You can establish, innovate, and expand your company online with the proper eCommerce platform. So while looking for the best option, consider the importance of advanced enterprise-grade capabilities, customizability, and performance, along with ease of use. With the right technology enablement partner, you can get all of those things and more.

How Do You Choose an eCommerce Solution?

eCommerce platforms can be divided into three main categories: 

  • Open-Source eCommerce Platforms.
  • SaaS (software-as-a-service).
  • Headless commerce.

Open-Source eCommerce Platforms 

An open-source eCommerce platform lets you change the source code in any way you see fit. Developers and IT-heavy enterprises that desire complete control over their eCommerce environment choose this sort of platform. However, in either Cloud or on-premise hosting all patches and platform upgrades must be manually implemented regardless of the configuration. 

It’s up to you, as the brand, to ensure that your open-source e-commerce platform meets your needs.

  • PCI conformity.
  • Hosting a website on the internet (depending on if your open-source solution is on-premise or cloud).
  • Using open-source cloud commerce software only differs from on-premise solutions by having your hosting environment provided and handled remotely.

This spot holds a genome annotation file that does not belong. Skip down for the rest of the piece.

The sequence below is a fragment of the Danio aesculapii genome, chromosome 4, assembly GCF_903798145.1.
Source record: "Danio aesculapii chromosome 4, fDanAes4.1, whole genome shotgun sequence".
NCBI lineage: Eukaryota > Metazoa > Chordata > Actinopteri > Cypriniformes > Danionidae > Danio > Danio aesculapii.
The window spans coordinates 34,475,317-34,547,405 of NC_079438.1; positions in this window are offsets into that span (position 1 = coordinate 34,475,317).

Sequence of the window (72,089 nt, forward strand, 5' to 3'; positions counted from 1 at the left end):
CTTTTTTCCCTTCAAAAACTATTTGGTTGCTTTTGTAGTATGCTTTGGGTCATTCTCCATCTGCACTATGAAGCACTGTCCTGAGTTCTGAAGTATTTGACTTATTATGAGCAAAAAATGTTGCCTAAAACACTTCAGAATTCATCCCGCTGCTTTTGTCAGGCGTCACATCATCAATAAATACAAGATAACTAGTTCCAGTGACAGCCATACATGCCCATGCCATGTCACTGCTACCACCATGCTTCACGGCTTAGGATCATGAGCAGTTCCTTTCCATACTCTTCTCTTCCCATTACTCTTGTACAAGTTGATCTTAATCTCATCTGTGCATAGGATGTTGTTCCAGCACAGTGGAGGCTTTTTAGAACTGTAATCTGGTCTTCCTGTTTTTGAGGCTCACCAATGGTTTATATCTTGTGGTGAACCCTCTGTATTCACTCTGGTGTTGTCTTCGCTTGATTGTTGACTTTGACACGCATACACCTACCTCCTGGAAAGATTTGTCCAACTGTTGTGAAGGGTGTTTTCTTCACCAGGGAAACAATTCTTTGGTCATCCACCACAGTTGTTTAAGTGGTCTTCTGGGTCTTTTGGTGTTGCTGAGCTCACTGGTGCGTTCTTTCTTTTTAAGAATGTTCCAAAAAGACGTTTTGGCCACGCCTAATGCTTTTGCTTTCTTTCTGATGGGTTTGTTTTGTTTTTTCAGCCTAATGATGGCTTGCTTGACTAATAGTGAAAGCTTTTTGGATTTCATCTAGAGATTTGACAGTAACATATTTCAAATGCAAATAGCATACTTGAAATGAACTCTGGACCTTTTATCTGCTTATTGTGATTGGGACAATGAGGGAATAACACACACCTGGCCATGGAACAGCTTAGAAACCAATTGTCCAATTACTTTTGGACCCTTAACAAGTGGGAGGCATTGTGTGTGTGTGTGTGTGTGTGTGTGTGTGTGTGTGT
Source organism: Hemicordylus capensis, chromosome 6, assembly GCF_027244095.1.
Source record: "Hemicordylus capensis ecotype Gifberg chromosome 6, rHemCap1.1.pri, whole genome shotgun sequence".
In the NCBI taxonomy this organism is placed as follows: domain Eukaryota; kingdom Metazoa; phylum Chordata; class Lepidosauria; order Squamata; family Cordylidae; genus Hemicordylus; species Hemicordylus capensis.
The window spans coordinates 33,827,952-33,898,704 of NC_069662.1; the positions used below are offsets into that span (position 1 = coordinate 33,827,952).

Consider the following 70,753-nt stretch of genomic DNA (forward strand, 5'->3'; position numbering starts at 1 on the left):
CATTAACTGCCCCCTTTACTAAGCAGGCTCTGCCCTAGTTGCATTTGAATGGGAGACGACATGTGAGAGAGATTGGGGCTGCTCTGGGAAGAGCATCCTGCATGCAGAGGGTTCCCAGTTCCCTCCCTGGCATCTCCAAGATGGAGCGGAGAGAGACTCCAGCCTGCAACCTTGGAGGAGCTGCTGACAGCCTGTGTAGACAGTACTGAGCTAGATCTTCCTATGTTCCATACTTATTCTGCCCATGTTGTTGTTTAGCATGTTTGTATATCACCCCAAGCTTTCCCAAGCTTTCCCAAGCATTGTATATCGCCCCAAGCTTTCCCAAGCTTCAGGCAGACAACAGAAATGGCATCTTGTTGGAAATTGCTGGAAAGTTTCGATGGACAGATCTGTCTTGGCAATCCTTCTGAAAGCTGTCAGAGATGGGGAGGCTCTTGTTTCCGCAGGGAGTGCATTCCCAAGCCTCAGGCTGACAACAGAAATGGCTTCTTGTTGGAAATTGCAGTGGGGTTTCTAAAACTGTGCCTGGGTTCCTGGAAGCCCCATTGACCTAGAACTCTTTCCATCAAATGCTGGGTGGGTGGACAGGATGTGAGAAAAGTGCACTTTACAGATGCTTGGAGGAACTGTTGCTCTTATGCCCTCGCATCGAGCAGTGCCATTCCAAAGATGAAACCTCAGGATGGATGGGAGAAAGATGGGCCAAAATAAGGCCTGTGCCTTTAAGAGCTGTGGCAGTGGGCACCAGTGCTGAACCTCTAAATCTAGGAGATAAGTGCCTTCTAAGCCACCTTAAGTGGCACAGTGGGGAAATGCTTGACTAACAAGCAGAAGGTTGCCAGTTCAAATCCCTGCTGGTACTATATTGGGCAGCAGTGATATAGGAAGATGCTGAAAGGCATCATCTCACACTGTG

• You don’t have infinite bandwidth in a SaaS setting, even if you’re using the cloud. Be precise in your questions whether you’re looking at Magento or Volusion.
  • Releases of patches and updates by the platform supplier are also possible.
  • Safety concerns.
  • Open-source eCommerce systems are too complex, costly, and time-consuming for many businesses.

Thus, they have a high level of popularity amongst the two main categories of eCommerce sites:

  • SaaS
  • Headless Commerce  

According to a recent report, just 46% of big eCommerce firms are now considering open-source eCommerce solutions hosted in the cloud (i.e., not on-premise).


Brands may benefit from SaaS and headless commerce by swiftly entering the market. It’s a competitive market, and your companies should be aware that if you fall behind on UX, product, or backend improvements, your rival could gain an advantage.

Since the program itself is free to use, the cost of open source might be deceptive. Unlike SaaS systems, open-source solutions generally leave the responsibility of security, licensing fees, and maintenance expenses to the user, which may result in a higher cost of ownership than initially anticipated.

SaaS eCommerce platforms.

The cloud is used as a hosting platform.

Managing an online company is made much simpler with SaaS eCommerce solutions. Renting the platform is a better option than creating and maintaining your bespoke solution or an open-source solution (which is often modified to the point of becoming a custom solution).

When open-source alternatives are taken into account, this is a far more affordable choice. The SaaS provider takes care of all of the details associated with running your software, such as security upgrades, hosting, PCI compliance, and so on. SaaS eCommerce solutions are commonly championed by eCommerce firms’ marketing and growth departments. Faster and cheaper market entry is possible with a SaaS solution.

However, the closed-off code section in a SaaS solution raises some questions concerning the lack of flexibility and modification. As a result, APIs and non-proprietary code, and staging environments for UX build-outs might alleviate this worry.